River Network

2017

National

Read Center for Whole Communities 2004 Statement on land, race, power and privilege.

How do environmental and conservation group set clear intentions around their power and privilege and hold themselves accountable to making those changes? I’ve spent the majority of the last two decades working on this from the origins of Center for Whole Communities in 2003 to supporting a path of change for now almost a hundred conservation groups to helping my colleagues at River Network to focus the lens of equity and inclusion and be leaders in changing themselves and modeling a new river movement in our country.

I’ve seen so many organizations strive to shift what’s visible about themselves (boards and staff that are primarily white) without trying to change what’s less visible, the dominant culture that keeps them locked in certain perspectives, privileges and story. You’ve seen this, too: organizations who think change is about quotas of people rather than about evolving mission, behavior and program. I know this because I’ve worked in privileged spaces and made these exact mistakes myself. Creating more diverse boards and staff is a good thing, but not if they arrive into cultures that don’t see them fully or into cultures where they alone are expected to be the voices for change. I’ve found that real organizational change in conservation culture arises through 3 steps:

  1. Declaring Intentions and how you will be held accountable: Who is your conservation work for today? What is the role of equity, inclusion, diversity, justice in your conservation work?  How is equity and inclusion central to achieving your mission, or not? Who in our organization agrees and who disagrees and why? To what ends are you working? If this is so important, how do you wish to be held accountable?
  2. Building organizational competency and emotional intelligence: After setting clear and public intentions comes the time for humility and learning: understanding organizational biases in how you think, work and behave; developing an organizational analysis of power and privilege around conservation issues; understanding history, the past and present conditions that create land loss and degradation in our country, coming to terms with your organizational role in that history.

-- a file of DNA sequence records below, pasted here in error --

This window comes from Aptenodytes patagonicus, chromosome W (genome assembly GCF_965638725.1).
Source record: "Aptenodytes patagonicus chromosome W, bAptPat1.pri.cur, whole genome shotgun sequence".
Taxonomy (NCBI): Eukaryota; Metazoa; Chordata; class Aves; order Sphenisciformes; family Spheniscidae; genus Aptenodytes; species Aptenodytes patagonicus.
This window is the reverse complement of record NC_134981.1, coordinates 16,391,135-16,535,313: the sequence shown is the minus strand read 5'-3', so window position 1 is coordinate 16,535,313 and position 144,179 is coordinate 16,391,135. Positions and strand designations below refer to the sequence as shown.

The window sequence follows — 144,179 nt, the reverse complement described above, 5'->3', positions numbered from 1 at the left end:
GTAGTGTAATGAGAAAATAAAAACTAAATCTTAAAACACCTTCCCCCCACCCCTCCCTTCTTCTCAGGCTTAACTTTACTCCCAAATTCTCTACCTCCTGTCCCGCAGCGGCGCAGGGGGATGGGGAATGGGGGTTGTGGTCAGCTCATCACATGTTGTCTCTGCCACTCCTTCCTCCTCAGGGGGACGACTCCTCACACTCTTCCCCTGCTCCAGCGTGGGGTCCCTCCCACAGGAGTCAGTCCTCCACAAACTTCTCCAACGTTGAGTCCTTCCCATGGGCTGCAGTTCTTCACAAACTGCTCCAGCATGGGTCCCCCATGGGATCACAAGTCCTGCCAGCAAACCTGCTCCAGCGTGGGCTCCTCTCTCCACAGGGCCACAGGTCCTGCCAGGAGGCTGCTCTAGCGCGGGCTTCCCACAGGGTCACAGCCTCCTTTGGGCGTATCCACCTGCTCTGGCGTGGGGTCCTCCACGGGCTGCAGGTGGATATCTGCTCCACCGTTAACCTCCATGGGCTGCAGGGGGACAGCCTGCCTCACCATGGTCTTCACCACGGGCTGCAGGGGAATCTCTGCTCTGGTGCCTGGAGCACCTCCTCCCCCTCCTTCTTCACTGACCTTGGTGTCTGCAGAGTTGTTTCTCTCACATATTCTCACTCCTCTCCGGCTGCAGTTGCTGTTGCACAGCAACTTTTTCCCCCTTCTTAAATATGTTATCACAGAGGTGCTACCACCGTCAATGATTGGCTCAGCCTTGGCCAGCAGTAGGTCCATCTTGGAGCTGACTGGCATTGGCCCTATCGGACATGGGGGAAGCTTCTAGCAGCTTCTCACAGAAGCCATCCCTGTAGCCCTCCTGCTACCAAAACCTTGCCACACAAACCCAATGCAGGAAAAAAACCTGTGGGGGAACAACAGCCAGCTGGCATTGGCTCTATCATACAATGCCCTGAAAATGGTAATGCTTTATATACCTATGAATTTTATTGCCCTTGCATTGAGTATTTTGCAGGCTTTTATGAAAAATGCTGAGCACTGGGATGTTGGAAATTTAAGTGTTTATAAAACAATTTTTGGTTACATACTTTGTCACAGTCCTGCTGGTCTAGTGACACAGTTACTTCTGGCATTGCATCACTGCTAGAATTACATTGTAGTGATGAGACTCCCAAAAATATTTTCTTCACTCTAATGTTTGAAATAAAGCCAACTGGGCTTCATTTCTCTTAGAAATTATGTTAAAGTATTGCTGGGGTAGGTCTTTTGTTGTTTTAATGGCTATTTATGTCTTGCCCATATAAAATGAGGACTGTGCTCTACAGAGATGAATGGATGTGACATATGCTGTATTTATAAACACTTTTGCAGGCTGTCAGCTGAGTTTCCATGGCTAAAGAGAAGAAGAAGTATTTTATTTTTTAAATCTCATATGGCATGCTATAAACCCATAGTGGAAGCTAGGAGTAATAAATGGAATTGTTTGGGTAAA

3. Learning journeys to your organizational borders: When intentions have been expressed and competencies expanded, it’s time to travel, connect, collaborate with those who are different in order to learn more deeply from those who know more than you. Every organization and movement has its own boundaries: the far edges of its relationships, understandings and turf.  Examples include:  core city social justice groups travelling to learn about rural issues and people, non-Native conservationists devoting months to understanding needs and life experiences of Native conservationists, Rural river advocates living and learning alongside core city water advocates.

    Going to those edges and boundaries for the express purpose of learning in reciprocal ways leads to powerful transformation because it’s about real work in specific places.

In 2017, the board and staff of River Network, a national association of hundreds of water advocate organizations, asked me to design and implement an inclusive process around step one: developing their own intentions around this change. The year before their board had adopted a Statement on diversity, equity and inclusion that, while powerful and on the right track, needed a deeper level of exploration and commitment internally and with their community. The organization and its members needed a process to dialogue, disagree, and – if possible – align around who it needed to become and the role in that of diversity, equity and inclusion.